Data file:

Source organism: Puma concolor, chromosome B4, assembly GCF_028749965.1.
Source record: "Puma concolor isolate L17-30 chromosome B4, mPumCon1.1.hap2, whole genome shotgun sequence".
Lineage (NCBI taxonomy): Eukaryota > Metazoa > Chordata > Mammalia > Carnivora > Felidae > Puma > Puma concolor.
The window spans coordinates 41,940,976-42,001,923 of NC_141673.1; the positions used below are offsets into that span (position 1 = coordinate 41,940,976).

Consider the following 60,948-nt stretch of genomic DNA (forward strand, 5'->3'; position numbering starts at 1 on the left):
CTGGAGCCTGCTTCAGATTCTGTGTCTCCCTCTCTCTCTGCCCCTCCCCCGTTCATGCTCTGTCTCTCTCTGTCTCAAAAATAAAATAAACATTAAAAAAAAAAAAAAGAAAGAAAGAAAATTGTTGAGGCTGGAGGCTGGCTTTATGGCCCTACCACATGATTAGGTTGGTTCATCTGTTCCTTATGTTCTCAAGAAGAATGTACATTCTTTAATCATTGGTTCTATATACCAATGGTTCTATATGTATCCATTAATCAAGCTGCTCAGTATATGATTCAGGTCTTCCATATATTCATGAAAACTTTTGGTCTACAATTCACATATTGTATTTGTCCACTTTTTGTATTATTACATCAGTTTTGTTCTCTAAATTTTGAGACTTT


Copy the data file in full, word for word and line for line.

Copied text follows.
Source organism: Puma concolor, chromosome B4, assembly GCF_028749965.1.
Source record: "Puma concolor isolate L17-30 chromosome B4, mPumCon1.1.hap2, whole genome shotgun sequence".
Lineage (NCBI taxonomy): Eukaryota > Metazoa > Chordata > Mammalia > Carnivora > Felidae > Puma > Puma concolor.
The window spans coordinates 41,940,976-42,001,923 of NC_141673.1; the positions used below are offsets into that span (position 1 = coordinate 41,940,976).

Consider the following 60,948-nt stretch of genomic DNA (forward strand, 5'->3'; position numbering starts at 1 on the left):
CTGGAGCCTGCTTCAGATTCTGTGTCTCCCTCTCTCTCTGCCCCTCCCCCGTTCATGCTCTGTCTCTCTCTGTCTCAAAAATAAAATAAACATTAAAAAAAAAAAAAAGAAAGAAAGAAAATTGTTGAGGCTGGAGGCTGGCTTTATGGCCCTACCACATGATTAGGTTGGTTCATCTGTTCCTTATGTTCTCAAGAAGAATGTACATTCTTTAATCATTGGTTCTATATACCAATGGTTCTATATGTATCCATTAATCAAGCTGCTCAGTATATGATTCAGGTCTTCCATATATTCATGAAAACTTTTGGTCTACAATTCACATATTGTATTTGTCCACTTTTTGTATTATTACATCAGTTTTGTTCTCTAAATTTTGAGACTTT